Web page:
With that in mind, consider the first decision block in Richard's workflow:
does the user know their postcode?
As this is the first pin the user's pinball hits, then this is the one that alters their final resting place the most. This is the critical pin. And what does it tell me, a user who knows his postcode but also knows his address, and doesn't want to bother with lookup? It tells me that I have to pretend to not know my postcode if I want to be in a situation where I don't have to put it in. I have to play games with the application, and mask my true intentions. No, the postcode lookup system must allow for users who simply do not want to fill out their postcode. Postcode lookups should therefore begin with a simple choice of two buttons by a traditional form label. The buttons should not make any assumption about the user's reasons for choosing either route:
Address: [LOOK UP POSTCODE]
[JUST LET ME TYPE MY ADDRESS]
When you press the first button, both buttons should still remain on the page: the user might decide they wanted to press the second one after all. In fact, as we're probably using AJAX here, the minimum necessary modification to the form is just to add a postcode box (and to move and maybe change that button) like this:
Address: [ postcode ] [LOOK IT UP]
[JUST LET ME TYPE MY ADDRESS]
You should still present the user with the ability to change their address. The "speed bump" of having to press the button is what works in your favour, is what gets you access to canonical data; anything more than a bump will run the risk of walloping the user right off your pinboard.
If at any stage the user clicks on the second button, the webform should then change to this view:
Address: [ Address, either as a set of textfields or as a textarea ]
[ postcode ] [LOOK IT UP INSTEAD]
For simplicity, I'm almost tempted to drop lookup button altogether at this point: the user has made their choice, after all. But you should never make it difficult for users to go back in a workflow, especially when (almost certainly) the browser back button will have been disabled by these shenanigans.
In comment 10 on his blogpost, Richard agrees with the idea of one big textarea for the address: possibly even including the postcode in that textarea! Again, the simplicity is appealing. You could do all sorts with this to make the user's experience easier: regex matching behind the scenes would retrieve the postcode; the address could even be automatically split into lines rather than setting real estate aside for the user to split them up themselves. It sounds great, but it's not an established pattern, and I think a lot of users---especially power users---would mistrust it. Better to go with Address 1, Address 2 etc. even though from a data perspective they're a horror, slightly improved---but, again, made more complex for the user---by labelling the last address line as "town". But this last detail is up to you. Do some A/B testing. See how it goes.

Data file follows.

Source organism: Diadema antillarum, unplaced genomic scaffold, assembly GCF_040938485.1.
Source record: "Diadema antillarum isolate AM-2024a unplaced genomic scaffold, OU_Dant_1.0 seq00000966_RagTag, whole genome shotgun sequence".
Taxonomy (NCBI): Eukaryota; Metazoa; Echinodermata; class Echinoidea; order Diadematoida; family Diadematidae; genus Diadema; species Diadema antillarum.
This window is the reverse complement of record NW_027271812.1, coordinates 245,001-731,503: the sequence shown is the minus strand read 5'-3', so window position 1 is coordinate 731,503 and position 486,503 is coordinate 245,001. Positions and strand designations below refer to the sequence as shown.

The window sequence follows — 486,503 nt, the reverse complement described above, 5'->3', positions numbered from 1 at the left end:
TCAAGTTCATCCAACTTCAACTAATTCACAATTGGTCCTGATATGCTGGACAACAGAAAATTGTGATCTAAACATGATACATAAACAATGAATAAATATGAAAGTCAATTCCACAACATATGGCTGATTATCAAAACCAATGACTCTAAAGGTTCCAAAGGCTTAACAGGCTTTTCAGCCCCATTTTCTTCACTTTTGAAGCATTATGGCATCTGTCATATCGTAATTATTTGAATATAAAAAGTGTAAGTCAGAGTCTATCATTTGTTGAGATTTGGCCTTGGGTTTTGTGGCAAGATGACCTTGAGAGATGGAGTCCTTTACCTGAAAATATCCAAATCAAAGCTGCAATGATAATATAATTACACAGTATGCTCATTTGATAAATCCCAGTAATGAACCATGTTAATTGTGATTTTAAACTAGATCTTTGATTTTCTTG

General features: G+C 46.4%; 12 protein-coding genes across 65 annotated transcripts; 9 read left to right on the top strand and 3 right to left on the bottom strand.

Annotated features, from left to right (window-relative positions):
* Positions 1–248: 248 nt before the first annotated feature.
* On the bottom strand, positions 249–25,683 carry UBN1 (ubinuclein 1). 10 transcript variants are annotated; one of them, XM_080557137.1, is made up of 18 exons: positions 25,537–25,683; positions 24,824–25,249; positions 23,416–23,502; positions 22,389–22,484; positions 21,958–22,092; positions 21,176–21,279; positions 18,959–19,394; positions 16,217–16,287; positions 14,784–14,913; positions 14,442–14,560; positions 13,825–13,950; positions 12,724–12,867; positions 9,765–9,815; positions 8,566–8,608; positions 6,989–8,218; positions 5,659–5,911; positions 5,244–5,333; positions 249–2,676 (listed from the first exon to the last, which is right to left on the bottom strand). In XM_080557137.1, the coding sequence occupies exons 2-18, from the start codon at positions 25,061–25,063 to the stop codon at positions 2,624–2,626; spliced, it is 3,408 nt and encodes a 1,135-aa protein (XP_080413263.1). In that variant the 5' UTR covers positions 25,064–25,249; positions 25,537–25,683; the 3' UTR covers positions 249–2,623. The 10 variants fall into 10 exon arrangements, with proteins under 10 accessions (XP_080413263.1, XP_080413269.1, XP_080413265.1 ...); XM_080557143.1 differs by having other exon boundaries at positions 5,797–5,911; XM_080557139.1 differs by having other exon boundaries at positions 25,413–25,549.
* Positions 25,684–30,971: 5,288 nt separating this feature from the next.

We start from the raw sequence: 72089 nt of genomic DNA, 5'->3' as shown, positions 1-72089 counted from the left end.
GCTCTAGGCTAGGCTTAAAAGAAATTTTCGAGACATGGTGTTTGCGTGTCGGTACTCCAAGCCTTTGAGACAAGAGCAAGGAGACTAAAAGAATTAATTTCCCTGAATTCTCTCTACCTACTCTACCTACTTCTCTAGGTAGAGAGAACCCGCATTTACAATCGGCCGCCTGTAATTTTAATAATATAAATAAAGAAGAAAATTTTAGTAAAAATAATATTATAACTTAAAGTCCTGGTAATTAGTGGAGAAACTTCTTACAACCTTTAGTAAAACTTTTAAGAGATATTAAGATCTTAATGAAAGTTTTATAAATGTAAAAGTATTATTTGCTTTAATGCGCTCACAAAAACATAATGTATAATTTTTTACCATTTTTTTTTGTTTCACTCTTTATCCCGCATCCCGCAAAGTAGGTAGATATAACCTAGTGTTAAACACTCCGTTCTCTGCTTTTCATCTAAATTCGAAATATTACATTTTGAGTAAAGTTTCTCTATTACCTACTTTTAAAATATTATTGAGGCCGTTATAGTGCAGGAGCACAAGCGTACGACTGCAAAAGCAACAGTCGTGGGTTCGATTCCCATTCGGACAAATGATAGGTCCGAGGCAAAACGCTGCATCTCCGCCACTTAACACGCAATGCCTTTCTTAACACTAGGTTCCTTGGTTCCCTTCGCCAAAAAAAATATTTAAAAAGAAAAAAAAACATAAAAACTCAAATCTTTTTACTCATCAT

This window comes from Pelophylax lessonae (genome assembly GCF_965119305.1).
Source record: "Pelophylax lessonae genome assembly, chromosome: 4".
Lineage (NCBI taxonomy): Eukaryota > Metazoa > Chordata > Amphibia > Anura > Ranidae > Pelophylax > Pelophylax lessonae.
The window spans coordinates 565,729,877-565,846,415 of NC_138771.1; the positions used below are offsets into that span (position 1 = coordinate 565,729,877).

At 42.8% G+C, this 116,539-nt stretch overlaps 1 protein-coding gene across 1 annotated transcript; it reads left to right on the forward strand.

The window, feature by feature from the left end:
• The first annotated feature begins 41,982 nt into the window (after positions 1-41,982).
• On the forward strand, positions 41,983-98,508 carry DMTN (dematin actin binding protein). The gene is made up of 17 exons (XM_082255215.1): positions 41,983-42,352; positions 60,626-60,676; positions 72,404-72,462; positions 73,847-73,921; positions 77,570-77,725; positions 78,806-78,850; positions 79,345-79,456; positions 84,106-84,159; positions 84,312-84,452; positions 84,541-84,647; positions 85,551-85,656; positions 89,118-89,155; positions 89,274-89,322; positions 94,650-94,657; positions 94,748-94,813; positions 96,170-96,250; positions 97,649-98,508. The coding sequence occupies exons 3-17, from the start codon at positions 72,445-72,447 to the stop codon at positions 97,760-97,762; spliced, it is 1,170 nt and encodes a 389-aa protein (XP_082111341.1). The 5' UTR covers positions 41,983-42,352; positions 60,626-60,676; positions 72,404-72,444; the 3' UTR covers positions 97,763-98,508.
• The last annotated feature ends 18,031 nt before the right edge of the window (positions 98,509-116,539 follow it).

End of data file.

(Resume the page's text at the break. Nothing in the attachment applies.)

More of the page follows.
Richard's workflow, with the addition of the basic prototypes above, permits us to move towards as usable a system as postcode lookup will ever be. Usability means the least number of pins on your pinboard, and exactly the right pins, the ones that nudge and tilt the user just enough. And so we end up with a system that still satisfies your original remit---to nudge the user towards using your shiny, expensive, time-consuming, postcode lookup service, with all its concomitant costs in development and maintenance---while catering for the users who simply do not want to, who will never want to, and who will actively object to your site giving them short shrift if they try not to use it.
I'll make a prediction here, that the users who try not to submit a postcode will tend to be the users you want: the digital natives, the users in flow, the people who will buy ten things from a polished user interface without even stopping to think about it. When they reach that very first pin on the board, they briefly want to be your application's friends on the web. Your application should consider itself honoured. The least it could do in return is be polite.